Falling Short: Waiting For a Verdict

Waiting For a Verdict

In a July 11, 2005, letter to the chief judge of the Fuyang City Intermediate People’s Court, attorney Pu Zhiqiang rejected a proposed settlement in the civil libel case against Chen Guidi and Wu Chuntao, authors of Will the Boat Sink the Water? The Life of China’s Peasants. The attorney urged Judge Qian Huiguang to render a verdict that would set a precedent in the interpretation of defamation law in China. Translated excerpts are below. To this day, no verdict has been issued in the case.

“In our opinion, freedom of the press and freedom of speech are constitutional rights of the people. The normal distribution of creative works not only represents the interests of the publisher, it also represents the principal venue of realizing the intellectual property rights of the authors. The Fuyang City Intermediate People’s Court illegally prohibited the distribution of the books and violated the legal rights of the publisher, the authors, and the readers. This is an abuse of judicial power. …

“Although the publisher and the authors suffered tremendous losses in intellectual property rights, millions of pirated copies were sold, so that the work of our authors did not go to waste. The lawsuit filed by Zhang Xide gave us the opportunity to test the judicial capability of the Chinese legal system. There is no reason why the Fuyang Court, upon which the expectations of the world hang, should be so hesitant and concerned and leave behind a footnote of shame for the feeble judicial system. …

“When the government is completely unmonitored, it will be the ruin of China. When there is no freedom of speech and criticism, it would be fantasy to talk about building a harmonious society. The verdict in this case will offer the opportunity to answer the question about whether citizens have the right to criticize the party and the public policies of the government, and about whether government officials as public figures can be criticized for their professional conduct. If the case of New York Times vs. Sullivan established the grounds for libel of public figures and thus created the public space for social commentary, the case of Zhang Xide vs. Chen Guidi will also set up the foundation for the development of Chinese society. Everything depends on the judicial power in your hands. In short, we and all the principals have the opportunity to create history.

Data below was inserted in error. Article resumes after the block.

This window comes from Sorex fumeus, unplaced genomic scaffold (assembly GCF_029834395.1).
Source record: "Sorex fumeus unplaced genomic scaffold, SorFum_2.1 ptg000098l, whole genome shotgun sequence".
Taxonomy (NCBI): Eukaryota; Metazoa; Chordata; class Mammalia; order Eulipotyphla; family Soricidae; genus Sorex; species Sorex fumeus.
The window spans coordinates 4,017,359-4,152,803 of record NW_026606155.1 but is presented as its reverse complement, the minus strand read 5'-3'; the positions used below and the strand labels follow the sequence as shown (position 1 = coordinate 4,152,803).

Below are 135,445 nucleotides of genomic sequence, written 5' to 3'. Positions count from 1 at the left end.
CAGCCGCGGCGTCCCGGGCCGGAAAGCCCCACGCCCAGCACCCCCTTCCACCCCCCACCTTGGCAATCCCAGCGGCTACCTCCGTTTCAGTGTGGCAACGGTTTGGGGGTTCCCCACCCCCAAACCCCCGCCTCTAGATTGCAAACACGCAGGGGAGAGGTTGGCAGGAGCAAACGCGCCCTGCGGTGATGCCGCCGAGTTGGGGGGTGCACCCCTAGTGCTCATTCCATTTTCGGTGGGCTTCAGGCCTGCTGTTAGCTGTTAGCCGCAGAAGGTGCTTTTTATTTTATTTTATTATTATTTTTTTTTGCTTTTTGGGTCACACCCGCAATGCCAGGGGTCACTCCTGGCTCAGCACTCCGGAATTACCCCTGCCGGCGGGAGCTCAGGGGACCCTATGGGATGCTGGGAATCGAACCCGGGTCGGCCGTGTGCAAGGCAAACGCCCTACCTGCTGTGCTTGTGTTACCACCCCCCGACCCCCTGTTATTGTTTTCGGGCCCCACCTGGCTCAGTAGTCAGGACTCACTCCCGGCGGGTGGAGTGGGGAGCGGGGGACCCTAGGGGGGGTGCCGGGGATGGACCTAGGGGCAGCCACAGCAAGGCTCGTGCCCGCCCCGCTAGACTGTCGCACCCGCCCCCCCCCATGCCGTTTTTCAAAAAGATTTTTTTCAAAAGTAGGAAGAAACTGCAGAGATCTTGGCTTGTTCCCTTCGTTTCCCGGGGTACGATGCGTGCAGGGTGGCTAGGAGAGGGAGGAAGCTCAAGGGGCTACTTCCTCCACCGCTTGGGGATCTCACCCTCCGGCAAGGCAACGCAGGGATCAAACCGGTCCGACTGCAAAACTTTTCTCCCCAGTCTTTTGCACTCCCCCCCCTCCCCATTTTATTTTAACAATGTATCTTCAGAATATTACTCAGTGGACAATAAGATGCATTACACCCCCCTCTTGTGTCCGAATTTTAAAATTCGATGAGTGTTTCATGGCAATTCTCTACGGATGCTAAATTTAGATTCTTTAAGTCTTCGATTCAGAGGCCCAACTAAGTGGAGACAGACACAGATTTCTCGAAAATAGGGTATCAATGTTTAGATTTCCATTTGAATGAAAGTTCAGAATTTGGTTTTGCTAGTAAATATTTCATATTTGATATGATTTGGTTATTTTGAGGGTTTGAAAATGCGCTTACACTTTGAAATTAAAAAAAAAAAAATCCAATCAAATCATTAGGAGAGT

“Dear respected Chief Judge: It is the decision of you and your colleagues to write a new glorious page in history or continue the state of confusion. … You can choose the glory of defending freedom, or you can choose the shame of oppression. Countless writers, reporters, and citizens are watching you, and waiting for your verdict. We believe that no matter what the outcome of this case is, the names of those who appear in the verdict sheet will be remembered forever. You can decide whether you want to be the warrior and sage who defends freedom, or the accomplice who oppresses freedom of speech.”

» return to Chapter 7:
The Libel Card: Suits That Inhibit